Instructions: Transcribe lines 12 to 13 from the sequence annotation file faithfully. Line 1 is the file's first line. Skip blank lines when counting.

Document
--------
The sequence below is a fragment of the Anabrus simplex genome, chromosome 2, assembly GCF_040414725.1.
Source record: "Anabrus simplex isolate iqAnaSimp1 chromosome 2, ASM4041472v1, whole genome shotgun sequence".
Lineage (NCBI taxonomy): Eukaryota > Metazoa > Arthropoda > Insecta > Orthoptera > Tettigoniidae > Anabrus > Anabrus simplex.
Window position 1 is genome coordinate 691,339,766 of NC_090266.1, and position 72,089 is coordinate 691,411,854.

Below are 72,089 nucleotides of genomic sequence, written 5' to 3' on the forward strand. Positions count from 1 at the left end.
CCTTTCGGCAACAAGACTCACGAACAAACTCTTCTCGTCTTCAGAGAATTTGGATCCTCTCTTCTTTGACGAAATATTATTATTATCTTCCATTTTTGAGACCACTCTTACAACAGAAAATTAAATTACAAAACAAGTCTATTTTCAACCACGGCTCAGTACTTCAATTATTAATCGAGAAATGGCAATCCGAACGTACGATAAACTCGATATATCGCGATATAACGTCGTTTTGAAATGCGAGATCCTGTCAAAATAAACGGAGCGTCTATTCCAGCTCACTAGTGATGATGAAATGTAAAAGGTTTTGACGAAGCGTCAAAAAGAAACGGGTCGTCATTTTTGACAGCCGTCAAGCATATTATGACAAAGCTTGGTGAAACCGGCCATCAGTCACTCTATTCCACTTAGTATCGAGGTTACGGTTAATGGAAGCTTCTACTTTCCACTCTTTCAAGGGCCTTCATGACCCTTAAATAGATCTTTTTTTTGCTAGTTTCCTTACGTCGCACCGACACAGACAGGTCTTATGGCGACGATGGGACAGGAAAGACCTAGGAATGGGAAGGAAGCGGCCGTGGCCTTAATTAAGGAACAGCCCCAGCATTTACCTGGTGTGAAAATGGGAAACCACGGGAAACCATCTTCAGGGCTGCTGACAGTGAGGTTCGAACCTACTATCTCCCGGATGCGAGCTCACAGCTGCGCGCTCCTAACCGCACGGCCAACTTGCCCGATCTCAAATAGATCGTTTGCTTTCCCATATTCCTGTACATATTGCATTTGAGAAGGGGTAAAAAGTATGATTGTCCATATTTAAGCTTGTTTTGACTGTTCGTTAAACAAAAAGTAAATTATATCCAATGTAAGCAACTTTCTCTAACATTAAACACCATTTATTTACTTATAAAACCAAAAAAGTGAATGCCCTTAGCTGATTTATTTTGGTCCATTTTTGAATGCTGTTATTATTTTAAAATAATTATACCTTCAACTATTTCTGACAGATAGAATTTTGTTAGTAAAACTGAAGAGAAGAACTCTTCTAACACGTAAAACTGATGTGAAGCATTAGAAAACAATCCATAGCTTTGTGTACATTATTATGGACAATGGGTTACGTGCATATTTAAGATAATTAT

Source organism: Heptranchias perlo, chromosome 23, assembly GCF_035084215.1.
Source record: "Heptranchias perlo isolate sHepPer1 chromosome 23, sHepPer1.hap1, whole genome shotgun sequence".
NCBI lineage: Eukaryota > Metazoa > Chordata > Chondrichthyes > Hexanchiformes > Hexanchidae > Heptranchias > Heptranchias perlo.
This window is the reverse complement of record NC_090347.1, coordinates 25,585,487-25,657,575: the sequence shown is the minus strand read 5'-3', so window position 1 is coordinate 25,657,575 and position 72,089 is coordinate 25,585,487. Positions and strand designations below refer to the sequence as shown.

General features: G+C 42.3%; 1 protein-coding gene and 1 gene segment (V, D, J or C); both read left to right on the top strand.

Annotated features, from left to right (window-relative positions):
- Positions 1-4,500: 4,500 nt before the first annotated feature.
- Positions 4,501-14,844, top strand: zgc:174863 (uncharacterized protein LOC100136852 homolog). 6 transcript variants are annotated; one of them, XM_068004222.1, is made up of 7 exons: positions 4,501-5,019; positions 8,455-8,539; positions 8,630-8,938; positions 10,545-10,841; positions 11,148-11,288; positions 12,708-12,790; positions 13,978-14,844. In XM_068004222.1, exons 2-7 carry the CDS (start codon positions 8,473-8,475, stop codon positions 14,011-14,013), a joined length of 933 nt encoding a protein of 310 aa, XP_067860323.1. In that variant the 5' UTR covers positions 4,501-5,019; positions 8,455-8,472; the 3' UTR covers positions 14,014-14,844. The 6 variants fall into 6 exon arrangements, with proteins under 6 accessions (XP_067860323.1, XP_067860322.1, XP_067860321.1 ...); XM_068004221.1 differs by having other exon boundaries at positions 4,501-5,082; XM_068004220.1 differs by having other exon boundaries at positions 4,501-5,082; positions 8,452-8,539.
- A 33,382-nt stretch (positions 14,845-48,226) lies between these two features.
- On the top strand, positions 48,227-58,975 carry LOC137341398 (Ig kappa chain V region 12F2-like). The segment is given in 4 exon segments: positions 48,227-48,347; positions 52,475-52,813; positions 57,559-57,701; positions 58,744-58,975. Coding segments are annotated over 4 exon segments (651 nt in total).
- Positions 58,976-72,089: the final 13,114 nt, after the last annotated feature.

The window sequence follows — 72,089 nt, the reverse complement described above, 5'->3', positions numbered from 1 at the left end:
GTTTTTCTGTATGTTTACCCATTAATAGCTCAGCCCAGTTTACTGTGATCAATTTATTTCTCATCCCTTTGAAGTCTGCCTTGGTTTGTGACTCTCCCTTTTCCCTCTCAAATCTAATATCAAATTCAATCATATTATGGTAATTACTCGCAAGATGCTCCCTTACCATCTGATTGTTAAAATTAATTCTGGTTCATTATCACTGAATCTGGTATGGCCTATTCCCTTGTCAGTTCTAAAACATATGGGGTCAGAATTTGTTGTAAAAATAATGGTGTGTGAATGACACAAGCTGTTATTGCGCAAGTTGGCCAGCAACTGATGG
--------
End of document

Annotated features, from left to right (window-relative positions):
- Positions 1-4,500: 4,500 nt before the first annotated feature.